Manure happens: Unintended consequences of nourishing over seven billion human omnivores


Eric A. Davidson
Professor and Director, Appalachian Laboratory
University of Maryland Center for Environmental Science

Humans have profoundly altered the global nitrogen cycle in an effort to feed over 7 billion people. Humanity has disrupted the nitrogen cycle even more than the carbon cycle, leading to widespread effects on ecosystems, biodiversity, human health, and climate. There have been important successes in reducing nitrogen emissions to the atmosphere by industrial and transportation sectors, and this has improved air quality.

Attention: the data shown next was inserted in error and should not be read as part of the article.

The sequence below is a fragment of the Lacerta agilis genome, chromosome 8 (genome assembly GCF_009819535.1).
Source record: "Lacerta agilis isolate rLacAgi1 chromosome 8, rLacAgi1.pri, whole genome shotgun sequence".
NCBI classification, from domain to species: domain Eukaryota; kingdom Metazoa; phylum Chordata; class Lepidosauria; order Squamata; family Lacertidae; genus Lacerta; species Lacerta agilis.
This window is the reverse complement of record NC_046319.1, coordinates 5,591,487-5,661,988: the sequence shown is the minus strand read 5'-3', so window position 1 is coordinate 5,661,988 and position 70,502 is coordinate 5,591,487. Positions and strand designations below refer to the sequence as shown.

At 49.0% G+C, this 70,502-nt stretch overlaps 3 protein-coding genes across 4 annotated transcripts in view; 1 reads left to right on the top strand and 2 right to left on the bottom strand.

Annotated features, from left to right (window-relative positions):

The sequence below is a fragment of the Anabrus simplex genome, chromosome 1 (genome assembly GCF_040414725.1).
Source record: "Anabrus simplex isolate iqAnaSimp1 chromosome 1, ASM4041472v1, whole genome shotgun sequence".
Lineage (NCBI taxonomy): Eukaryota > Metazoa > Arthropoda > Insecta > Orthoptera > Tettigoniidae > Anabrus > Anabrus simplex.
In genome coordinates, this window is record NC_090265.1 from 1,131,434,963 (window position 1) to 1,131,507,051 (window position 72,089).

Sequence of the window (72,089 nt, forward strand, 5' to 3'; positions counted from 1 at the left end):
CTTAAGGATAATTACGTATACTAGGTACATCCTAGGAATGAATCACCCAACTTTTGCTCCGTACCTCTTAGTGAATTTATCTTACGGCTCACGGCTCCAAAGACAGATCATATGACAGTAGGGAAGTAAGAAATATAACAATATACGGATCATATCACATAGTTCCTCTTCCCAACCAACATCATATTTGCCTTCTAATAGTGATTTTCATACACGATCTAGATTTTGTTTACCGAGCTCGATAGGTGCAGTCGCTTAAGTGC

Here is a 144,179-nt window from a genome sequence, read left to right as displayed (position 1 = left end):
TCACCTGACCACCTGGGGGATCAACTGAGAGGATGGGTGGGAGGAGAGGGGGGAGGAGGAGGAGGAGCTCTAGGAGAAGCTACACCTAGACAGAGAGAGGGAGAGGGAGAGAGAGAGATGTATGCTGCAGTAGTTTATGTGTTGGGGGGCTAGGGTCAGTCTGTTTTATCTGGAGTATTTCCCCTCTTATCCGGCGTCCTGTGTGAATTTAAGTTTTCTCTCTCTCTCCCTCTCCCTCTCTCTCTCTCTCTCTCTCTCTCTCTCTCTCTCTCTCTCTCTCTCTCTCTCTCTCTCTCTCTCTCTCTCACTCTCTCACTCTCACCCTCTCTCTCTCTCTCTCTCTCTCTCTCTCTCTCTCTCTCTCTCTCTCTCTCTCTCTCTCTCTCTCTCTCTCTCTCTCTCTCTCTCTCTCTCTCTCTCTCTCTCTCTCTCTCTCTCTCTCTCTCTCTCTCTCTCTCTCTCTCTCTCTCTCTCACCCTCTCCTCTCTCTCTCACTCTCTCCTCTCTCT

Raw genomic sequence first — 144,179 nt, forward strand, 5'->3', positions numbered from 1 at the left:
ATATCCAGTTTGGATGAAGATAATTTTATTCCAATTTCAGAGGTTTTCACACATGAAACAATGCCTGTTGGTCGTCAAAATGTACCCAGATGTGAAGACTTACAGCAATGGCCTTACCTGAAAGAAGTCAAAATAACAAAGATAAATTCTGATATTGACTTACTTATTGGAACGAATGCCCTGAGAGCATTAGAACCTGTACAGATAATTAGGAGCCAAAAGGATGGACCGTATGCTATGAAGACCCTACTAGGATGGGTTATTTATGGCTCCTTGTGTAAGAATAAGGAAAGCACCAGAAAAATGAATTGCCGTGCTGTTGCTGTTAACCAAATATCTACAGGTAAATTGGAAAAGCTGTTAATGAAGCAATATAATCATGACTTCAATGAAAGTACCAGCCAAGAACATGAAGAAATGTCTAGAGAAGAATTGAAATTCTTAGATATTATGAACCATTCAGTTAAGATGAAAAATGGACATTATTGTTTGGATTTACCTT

Effective solutions for reducing nitrogen losses from agriculture to groundwater and surface waters have also been identified, although considerable political, social, and economic impediments to their adoption remain. At the same time, demand for food is growing. One effort to integrate and frame socioeconomic and ecological challenges is the Sustainable Agricultural Matrix, which is a collection of quantifiable indicators from environmental, social, and economic dimensions, selected according to criteria of sustainability, data availability, data quality, and the potential to evaluate trade-offs at national scales.